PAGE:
Author + information
- Received March 19, 1990
- Revision received May 30, 1990
- Accepted June 11, 1990
- Published online November 15, 1990.
- William S. Weintraub, MD, FACC,
- Caryn L. Cohen, RN,
- Patrick E. Curling, MD,
- Ellis L. Jones, MD∗,
- Joseph M. Craver, MD,
- Robert Guyton, MD,
- Spencer B. King III, MD, FACC and
- John S. Douglas, MD, FACC
- ↵∗Address for reprints: Ellis L. Jones, MD, Emory University Hospital, 1364 Clifton Road NE, Atlanta, Georgia 30322.
The results of coronary artery bypass surgery after failed elective coronary angioplasty in patients who have undergone prior coronary surgery are unknown. Coronary angioplasty may be performed to relieve angina after surgery either to the native coronary vessels or to grafts. Failure of attempted coronary angioplasty may mandate repeat coronary surgery, often in the setting of acute ischemia.
From 1980 to 1989, 1,263 patients with prior coronary bypass surgery underwent angioplasty; of these patients, 46 (3.6%) underwent reoperation for failed angioplasty during the same hospital stay. Of the 46 patients who underwent reoperation, 33 had and 13 did not have acute ischemia. In the group with ischemia, 3 patients (9.1%) died and 14 (42.4%) died or had a Q wave myocardial infarction in the hospital compared with no deaths (p = NS) and no deaths or Q wave myocardial infarction (p = 0.005) in the group without ischemia.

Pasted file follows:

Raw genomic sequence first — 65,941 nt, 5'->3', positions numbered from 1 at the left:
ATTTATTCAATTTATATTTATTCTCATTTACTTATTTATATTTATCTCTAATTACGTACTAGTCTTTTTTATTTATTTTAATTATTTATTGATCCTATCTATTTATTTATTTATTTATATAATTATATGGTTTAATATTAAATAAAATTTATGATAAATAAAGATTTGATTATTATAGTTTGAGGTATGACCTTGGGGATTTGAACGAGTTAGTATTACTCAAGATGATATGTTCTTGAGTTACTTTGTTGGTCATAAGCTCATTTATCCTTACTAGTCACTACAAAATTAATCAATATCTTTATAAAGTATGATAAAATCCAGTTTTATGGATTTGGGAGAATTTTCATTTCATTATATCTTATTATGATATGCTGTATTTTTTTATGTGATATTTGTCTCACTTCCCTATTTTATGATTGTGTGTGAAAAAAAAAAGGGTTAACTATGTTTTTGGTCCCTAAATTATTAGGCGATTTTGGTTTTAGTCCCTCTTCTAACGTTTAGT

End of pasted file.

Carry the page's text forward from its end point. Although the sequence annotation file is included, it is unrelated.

At 3 years, the actuarial survival rate was 88 ± 6% in the group with ischemia, whereas there were no deaths in the group without ischemia (p = NS), and freedom from death or myocardial infarction was 51 ± 10% in the group with ischemia, versus no events in the group without ischemia (p = 0.006).
In most patients with prior coronary bypass surgery, coronary angioplasty was performed without the need for repeat coronary bypass surgery. Should coronary angioplasty fail, reoperation in patients without acute ischemia can be performed with overall patient survival comparable to that of elective reoperative coronary bypass without coronary angioplasty. However, there is a high in-hospital and long-term incidence of death or nonfatal infarction in patients with acute ischemia undergoing urgent reoperation after failed angioplasty.
☆ This study was presented in part at the 62nd Annual Scientific Sessions of the American Heart Association, New Orleans, Louisiana, November 1989.
- Received March 19, 1990.
- Revision received May 30, 1990.
- Accepted June 11, 1990.